April 7. Power.

Power. That is my subject. A theory of power. To start off, let’s reflect on authority a little. I wrote an accepted PhD, yet you will not be accepting my authority here, as you will in the case of Heidegger, or Jesus. Why not? We leave that question open. Everybody knows what power is, and in stating this knowledge he is exerting his power. There is no perspective from beyond power. It seems that something is lost. I long for a philosophical discussion that doesn’t have its outcome fixed beforehand. Because my experience of those discussions is that people don’t intend to learn from it (most delicately: learn something about the concept of power itself) but just need to throw the gems and the mud of their knowledge at each other. I will never participate in those discussions again. I’m sick of it. But rather than becoming misanthropically silenced I want to imagine how such a philosophical exchange would function. Perhaps Plato did have the same desire?

They gather at a beautiful spot with a magnificent view over the city. The fig trees throw a cool shadow and they all sat underneath the trees, smiling and glooming with curiosity about the philosophical inquiry that they were about to pursue. The sun stood low and they gaze at the reflections of the sunrays on the subtly moving fig leaves. They share a bottle of red wine. After telling each other some jokes and laughing loudly, after the echo of their laugh had died away slowly, Sara says
“I think power is something relational.”
-“Relatinonal? A relation between what?” Trasymachus says.
“Between forces. Between a weak force and a strong force. Power can only exist as actual power. This is the most elemental level of description. What I am saying is that we can analyse the world of physics or social structures in terms of forces that relate to each other. To some extent, these forces are powers themselves, but at a certin point, they are relations between potential forces that are not a power in their own right.”
-“So to distinguish between a power and a force we have to look at our interpretation of the world” Trasymachus says.
“I think so. But from our subjective impossibility of interpreting the world in a certain way we can argue that the world is in a certain way.”
-“Yes we can” Trasymachus says, and he is aware of the origin of this quotation because he starts laughing in a smooth, rhythmical way.
“That said, we can investigate the nature of power. I want to give an example. We can interprete a slave and his owner. The slave has the force of his muscles that is also a power. A power that prevents him from being killed. But a power that yields to the power of his owner. So, on the highest level of interpretation, the slave-owner has all the power. This power is the actual result of a complex structure of micro-powers.”
-“Everybody knows that” Leucippus murmurs.
“Yes, but we are not after the common interpretation of slavery. We want to know something about the nature of power as such.”
-“Continue” Trasymachus says while rolling the wine in his glass.
“So the micro-powers are interpretable as powers until a certain level. The muscular power of the slave is itself a complex structure of power. But if take that into account we go too far.”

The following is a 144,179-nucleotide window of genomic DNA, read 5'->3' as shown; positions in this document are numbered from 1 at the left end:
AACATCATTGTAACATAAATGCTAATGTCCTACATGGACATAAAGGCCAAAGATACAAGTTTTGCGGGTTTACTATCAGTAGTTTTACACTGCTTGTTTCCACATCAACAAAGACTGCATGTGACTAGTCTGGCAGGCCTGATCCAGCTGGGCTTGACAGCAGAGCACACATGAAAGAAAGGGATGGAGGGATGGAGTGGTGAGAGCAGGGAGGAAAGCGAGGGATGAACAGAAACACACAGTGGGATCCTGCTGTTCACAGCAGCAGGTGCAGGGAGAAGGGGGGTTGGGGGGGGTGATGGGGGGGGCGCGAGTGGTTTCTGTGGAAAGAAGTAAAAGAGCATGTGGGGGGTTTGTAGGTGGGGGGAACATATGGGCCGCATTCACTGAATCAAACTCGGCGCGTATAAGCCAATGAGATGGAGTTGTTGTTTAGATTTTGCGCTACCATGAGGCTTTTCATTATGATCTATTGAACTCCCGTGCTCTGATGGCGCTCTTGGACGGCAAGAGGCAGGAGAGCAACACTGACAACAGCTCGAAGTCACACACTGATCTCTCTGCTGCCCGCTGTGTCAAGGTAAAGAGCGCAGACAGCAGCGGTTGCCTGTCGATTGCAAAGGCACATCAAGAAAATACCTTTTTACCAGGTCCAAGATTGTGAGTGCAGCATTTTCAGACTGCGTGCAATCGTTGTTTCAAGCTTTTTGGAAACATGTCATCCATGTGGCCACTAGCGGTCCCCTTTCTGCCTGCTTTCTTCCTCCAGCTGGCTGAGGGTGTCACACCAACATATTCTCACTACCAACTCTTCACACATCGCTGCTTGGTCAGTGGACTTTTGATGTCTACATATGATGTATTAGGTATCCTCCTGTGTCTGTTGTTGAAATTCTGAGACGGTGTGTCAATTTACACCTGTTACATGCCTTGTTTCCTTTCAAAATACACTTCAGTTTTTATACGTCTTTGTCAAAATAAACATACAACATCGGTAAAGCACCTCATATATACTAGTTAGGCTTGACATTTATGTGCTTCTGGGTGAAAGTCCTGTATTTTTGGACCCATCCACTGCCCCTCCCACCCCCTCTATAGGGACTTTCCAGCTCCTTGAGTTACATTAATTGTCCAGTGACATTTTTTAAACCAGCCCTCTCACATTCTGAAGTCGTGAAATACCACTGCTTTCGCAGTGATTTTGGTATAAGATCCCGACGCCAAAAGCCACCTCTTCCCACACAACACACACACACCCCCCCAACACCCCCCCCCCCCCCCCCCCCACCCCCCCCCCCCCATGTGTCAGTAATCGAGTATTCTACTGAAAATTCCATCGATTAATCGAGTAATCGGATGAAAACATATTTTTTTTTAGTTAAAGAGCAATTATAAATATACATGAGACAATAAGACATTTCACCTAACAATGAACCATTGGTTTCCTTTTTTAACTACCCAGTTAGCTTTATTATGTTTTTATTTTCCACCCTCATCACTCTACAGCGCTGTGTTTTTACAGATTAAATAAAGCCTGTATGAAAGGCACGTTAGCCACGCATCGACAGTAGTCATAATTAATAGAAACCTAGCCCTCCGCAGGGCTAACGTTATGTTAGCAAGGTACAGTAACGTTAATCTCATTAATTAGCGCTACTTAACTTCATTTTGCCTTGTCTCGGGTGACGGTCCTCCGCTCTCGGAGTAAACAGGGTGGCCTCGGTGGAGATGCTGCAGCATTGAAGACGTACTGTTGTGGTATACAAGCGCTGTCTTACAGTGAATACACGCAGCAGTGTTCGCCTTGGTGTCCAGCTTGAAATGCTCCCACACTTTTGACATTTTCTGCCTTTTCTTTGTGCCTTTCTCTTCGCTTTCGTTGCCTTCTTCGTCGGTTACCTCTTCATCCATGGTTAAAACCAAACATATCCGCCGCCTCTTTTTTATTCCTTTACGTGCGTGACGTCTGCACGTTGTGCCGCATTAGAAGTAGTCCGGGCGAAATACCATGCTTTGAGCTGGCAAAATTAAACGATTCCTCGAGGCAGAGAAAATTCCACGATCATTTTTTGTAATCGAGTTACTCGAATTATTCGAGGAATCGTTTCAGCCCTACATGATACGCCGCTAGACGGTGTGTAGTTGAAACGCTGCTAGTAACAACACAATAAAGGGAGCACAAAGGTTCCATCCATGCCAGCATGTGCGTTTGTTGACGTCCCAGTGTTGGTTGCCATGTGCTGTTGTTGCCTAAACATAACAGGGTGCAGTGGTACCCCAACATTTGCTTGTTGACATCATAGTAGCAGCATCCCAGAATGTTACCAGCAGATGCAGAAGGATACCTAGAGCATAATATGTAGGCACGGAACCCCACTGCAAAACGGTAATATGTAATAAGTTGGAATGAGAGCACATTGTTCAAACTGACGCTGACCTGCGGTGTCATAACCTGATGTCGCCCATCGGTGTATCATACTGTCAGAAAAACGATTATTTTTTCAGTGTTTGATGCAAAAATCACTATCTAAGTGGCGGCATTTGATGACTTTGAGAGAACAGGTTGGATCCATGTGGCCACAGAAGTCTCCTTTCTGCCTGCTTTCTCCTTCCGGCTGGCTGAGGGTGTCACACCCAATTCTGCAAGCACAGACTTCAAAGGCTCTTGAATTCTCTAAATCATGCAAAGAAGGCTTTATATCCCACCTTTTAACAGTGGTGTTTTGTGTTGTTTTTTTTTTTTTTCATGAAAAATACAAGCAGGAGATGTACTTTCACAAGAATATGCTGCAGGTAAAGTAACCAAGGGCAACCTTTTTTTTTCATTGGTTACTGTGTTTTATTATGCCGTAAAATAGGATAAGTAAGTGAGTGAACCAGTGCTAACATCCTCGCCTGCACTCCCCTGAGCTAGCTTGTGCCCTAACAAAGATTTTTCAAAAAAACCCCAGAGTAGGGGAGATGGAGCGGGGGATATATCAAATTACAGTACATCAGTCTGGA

“Because those powers are not structured around a compatible center. This is the limit of interpretation.”
-“So the forces of any of the antagonist muscles of the slave are not powers with respect to the slave-owner?”
“Right. Because they cannot relate to him directly.”
-“Tomorrow, we are going to think of a way to express that more clearly” Trasymachus says.
“Thank you.”
They leave the scene and Leucippus starts talking about the stars he sees in the sky. His voice is calm.

I walked around through the center of Asuncion, took pictures of the important buildings. The governmental palace that was a “belleza” according to our rather conservative old seƱora. The two main squares of the city were well-kept. The beautiful riverbed with the slums alongside. I wanted to enter the slums. A policeman told me it was not allowed and I turned around. Tourists are not welcome in the slums. But I wanted to go in. So I walked alongside the slums and spoke to a man. He introduced himself as Rodolpho and said he could show me the slums. We went in. I saw what I had expected to see: dirt, pigs walking around, kids, hen, dogs, tires, housing made of old concrete, rusty metal, crates, red earth, mud, bad teeth. A crazy woman kept yelling I was not supposed to be here and she’d llamar la policia. Rodolpho and I ignored her. I took some photos of the slum and was introduced to Rodolpho’s friends. He told me they were saving money for a football. They had been saving money for quite a while now. I said “come on, let’s go buy that football”. He put on a shirt and we went into town. We found a football for 70.000 Guarani, about 12 dollar. We went back and played foot-volley. I was really bad at it. After a while, the younger kids took over and I watched the five year old Camilo smiling as he bounced the big football. A straight intravenous shot of happiness.

At night, I went out with the guys to a bar called Britannica. It was the only real bar in the center of Asuncion, run by a big German guy who stood there and watched his accomplishment. They hit on girls. They did not come home until early in the morning. Vidro had to climb in through the narrow window above the door of our room since they had taken the keys. Later, Sandro would give us a far too vivid description of his nocturnal escapades.

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